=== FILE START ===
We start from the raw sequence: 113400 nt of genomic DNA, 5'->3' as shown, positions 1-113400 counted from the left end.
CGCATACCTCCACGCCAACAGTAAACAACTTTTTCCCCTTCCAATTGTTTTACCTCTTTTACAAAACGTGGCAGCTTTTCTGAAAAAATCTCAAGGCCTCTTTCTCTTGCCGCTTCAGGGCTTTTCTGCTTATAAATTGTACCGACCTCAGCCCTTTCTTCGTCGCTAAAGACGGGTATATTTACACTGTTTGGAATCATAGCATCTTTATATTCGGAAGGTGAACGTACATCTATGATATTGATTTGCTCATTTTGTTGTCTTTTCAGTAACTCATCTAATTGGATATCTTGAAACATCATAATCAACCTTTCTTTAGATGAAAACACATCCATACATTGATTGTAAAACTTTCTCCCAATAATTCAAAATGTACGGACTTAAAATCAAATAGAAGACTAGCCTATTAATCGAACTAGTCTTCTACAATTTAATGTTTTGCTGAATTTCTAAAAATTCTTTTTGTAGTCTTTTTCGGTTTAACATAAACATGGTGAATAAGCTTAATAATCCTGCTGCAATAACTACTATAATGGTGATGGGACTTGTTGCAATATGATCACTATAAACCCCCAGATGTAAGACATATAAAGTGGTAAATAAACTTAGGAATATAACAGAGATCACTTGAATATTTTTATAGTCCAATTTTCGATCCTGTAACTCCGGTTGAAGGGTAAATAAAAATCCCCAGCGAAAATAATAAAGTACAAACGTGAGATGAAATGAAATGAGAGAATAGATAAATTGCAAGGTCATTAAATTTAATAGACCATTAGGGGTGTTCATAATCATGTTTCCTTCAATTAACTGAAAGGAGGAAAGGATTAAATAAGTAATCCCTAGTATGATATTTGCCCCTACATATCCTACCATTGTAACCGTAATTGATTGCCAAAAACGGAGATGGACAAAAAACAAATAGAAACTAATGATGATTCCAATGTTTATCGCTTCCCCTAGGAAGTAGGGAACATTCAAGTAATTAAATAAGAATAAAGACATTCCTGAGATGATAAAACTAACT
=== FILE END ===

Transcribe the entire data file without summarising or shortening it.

We start from the raw sequence: 113400 nt of genomic DNA, 5'->3' as shown, positions 1-113400 counted from the left end.
CGCATACCTCCACGCCAACAGTAAACAACTTTTTCCCCTTCCAATTGTTTTACCTCTTTTACAAAACGTGGCAGCTTTTCTGAAAAAATCTCAAGGCCTCTTTCTCTTGCCGCTTCAGGGCTTTTCTGCTTATAAATTGTACCGACCTCAGCCCTTTCTTCGTCGCTAAAGACGGGTATATTTACACTGTTTGGAATCATAGCATCTTTATATTCGGAAGGTGAACGTACATCTATGATATTGATTTGCTCATTTTGTTGTCTTTTCAGTAACTCATCTAATTGGATATCTTGAAACATCATAATCAACCTTTCTTTAGATGAAAACACATCCATACATTGATTGTAAAACTTTCTCCCAATAATTCAAAATGTACGGACTTAAAATCAAATAGAAGACTAGCCTATTAATCGAACTAGTCTTCTACAATTTAATGTTTTGCTGAATTTCTAAAAATTCTTTTTGTAGTCTTTTTCGGTTTAACATAAACATGGTGAATAAGCTTAATAATCCTGCTGCAATAACTACTATAATGGTGATGGGACTTGTTGCAATATGATCACTATAAACCCCCAGATGTAAGACATATAAAGTGGTAAATAAACTTAGGAATATAACAGAGATCACTTGAATATTTTTATAGTCCAATTTTCGATCCTGTAACTCCGGTTGAAGGGTAAATAAAAATCCCCAGCGAAAATAATAAAGTACAAACGTGAGATGAAATGAAATGAGAGAATAGATAAATTGCAAGGTCATTAAATTTAATAGACCATTAGGGGTGTTCATAATCATGTTTCCTTCAATTAACTGAAAGGAGGAAAGGATTAAATAAGTAATCCCTAGTATGATATTTGCCCCTACATATCCTACCATTGTAACCGTAATTGATTGCCAAAAACGGAGATGGACAAAAAACAAATAGAAACTAATGATGATTCCAATGTTTATCGCTTCCCCTAGGAAGTAGGGAACATTCAAGTAATTAAATAAGAATAAAGACATTCCTGAGATGATAAAACTAACT